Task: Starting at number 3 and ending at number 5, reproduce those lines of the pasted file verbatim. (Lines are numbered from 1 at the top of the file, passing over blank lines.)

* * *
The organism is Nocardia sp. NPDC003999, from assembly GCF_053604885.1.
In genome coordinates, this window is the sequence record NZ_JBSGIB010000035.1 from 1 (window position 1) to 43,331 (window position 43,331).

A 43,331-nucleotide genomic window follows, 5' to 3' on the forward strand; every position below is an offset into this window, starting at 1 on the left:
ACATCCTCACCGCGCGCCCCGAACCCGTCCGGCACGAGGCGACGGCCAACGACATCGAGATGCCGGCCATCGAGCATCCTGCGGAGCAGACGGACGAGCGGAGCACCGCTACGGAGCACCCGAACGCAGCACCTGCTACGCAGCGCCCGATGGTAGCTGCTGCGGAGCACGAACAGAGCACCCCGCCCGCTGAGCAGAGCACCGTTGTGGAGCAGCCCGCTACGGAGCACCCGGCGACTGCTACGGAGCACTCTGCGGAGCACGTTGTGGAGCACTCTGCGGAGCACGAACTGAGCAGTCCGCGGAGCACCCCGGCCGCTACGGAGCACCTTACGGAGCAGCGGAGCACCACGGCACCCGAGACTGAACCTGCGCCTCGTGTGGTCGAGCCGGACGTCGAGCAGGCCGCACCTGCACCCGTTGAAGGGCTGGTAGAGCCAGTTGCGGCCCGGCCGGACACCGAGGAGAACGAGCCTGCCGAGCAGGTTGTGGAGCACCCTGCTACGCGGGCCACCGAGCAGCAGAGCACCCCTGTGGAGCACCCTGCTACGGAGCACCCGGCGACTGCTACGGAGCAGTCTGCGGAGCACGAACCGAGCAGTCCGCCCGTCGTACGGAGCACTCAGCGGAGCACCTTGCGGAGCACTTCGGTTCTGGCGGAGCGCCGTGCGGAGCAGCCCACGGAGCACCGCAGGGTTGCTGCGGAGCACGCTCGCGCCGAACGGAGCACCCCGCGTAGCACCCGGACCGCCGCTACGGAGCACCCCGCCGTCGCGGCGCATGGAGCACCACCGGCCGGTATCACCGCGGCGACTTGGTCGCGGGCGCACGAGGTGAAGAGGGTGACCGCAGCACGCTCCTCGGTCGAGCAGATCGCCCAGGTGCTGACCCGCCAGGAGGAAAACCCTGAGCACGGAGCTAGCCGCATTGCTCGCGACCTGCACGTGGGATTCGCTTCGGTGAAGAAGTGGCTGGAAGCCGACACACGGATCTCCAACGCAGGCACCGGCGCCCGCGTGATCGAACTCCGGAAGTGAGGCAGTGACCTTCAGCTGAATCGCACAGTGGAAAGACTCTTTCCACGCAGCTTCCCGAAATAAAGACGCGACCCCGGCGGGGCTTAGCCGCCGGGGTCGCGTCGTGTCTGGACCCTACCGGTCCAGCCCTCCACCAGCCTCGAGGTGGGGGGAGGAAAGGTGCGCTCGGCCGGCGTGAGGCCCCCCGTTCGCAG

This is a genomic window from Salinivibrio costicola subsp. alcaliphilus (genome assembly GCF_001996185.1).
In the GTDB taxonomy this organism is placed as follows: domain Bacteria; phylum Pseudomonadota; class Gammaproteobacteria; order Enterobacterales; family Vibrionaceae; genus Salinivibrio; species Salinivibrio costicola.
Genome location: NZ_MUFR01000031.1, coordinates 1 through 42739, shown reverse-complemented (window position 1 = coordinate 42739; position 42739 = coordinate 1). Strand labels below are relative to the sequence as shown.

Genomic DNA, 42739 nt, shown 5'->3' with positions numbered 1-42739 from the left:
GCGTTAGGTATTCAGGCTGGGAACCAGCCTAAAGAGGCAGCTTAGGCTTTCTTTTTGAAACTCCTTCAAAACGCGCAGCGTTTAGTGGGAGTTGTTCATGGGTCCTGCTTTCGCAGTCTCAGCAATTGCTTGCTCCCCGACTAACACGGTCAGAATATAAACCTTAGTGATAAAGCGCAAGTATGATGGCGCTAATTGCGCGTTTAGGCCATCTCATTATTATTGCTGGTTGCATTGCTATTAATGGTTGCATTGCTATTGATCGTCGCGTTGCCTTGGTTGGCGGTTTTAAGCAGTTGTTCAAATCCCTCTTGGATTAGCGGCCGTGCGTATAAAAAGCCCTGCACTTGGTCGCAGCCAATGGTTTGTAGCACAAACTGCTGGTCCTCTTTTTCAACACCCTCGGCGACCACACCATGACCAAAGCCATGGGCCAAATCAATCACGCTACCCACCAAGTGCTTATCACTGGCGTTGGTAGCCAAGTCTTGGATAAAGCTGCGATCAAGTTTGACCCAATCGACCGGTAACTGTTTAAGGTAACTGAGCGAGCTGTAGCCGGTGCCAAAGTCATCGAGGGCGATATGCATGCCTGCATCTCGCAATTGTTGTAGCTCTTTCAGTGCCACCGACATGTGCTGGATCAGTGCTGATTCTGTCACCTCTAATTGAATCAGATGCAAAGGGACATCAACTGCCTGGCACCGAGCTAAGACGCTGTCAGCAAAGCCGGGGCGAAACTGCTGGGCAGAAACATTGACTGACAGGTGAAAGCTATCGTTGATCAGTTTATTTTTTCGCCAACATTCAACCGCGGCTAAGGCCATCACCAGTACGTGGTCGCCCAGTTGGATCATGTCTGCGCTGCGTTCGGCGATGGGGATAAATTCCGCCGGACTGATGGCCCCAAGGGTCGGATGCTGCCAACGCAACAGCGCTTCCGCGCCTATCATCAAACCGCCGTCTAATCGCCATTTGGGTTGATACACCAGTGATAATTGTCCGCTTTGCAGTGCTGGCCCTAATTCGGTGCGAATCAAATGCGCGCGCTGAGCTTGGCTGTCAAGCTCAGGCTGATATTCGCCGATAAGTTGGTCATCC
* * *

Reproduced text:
A 43,331-nucleotide genomic window follows, 5' to 3' on the forward strand; every position below is an offset into this window, starting at 1 on the left:
ACATCCTCACCGCGCGCCCCGAACCCGTCCGGCACGAGGCGACGGCCAACGACATCGAGATGCCGGCCATCGAGCATCCTGCGGAGCAGACGGACGAGCGGAGCACCGCTACGGAGCACCCGAACGCAGCACCTGCTACGCAGCGCCCGATGGTAGCTGCTGCGGAGCACGAACAGAGCACCCCGCCCGCTGAGCAGAGCACCGTTGTGGAGCAGCCCGCTACGGAGCACCCGGCGACTGCTACGGAGCACTCTGCGGAGCACGTTGTGGAGCACTCTGCGGAGCACGAACTGAGCAGTCCGCGGAGCACCCCGGCCGCTACGGAGCACCTTACGGAGCAGCGGAGCACCACGGCACCCGAGACTGAACCTGCGCCTCGTGTGGTCGAGCCGGACGTCGAGCAGGCCGCACCTGCACCCGTTGAAGGGCTGGTAGAGCCAGTTGCGGCCCGGCCGGACACCGAGGAGAACGAGCCTGCCGAGCAGGTTGTGGAGCACCCTGCTACGCGGGCCACCGAGCAGCAGAGCACCCCTGTGGAGCACCCTGCTACGGAGCACCCGGCGACTGCTACGGAGCAGTCTGCGGAGCACGAACCGAGCAGTCCGCCCGTCGTACGGAGCACTCAGCGGAGCACCTTGCGGAGCACTTCGGTTCTGGCGGAGCGCCGTGCGGAGCAGCCCACGGAGCACCGCAGGGTTGCTGCGGAGCACGCTCGCGCCGAACGGAGCACCCCGCGTAGCACCCGGACCGCCGCTACGGAGCACCCCGCCGTCGCGGCGCATGGAGCACCACCGGCCGGTATCACCGCGGCGACTTGGTCGCGGGCGCACGAGGTGAAGAGGGTGACCGCAGCACGCTCCTCGGTCGAGCAGATCGCCCAGGTGCTGACCCGCCAGGAGGAAAACCCTGAGCACGGAGCTAGCCGCATTGCTCGCGACCTGCACGTGGGATTCGCTTCGGTGAAGAAGTGGCTGGAAGCCGACACACGGATCTCCAACGCAGGCACCGGCGCCCGCGTGATCGAACTCCGGAAGTGAGGCAGTGACCTTCAGCTGAATCGCACAGTGGAAAGACTCTTTCCACGCAGCTTCCCGAAATAAAGACGCGACCCCGGCGGGGCTTAGCCGCCGGGGTCGCGTCGTGTCTGGACCCTACCGGTCCAGCCCTCCACCAGCCTCGAGGTGGGGGGAGGAAAGGTGCGCTCGGCCGGCGTGAGGCCCCCCGTTCGCAG

This is a genomic window from Salinivibrio costicola subsp. alcaliphilus (genome assembly GCF_001996185.1).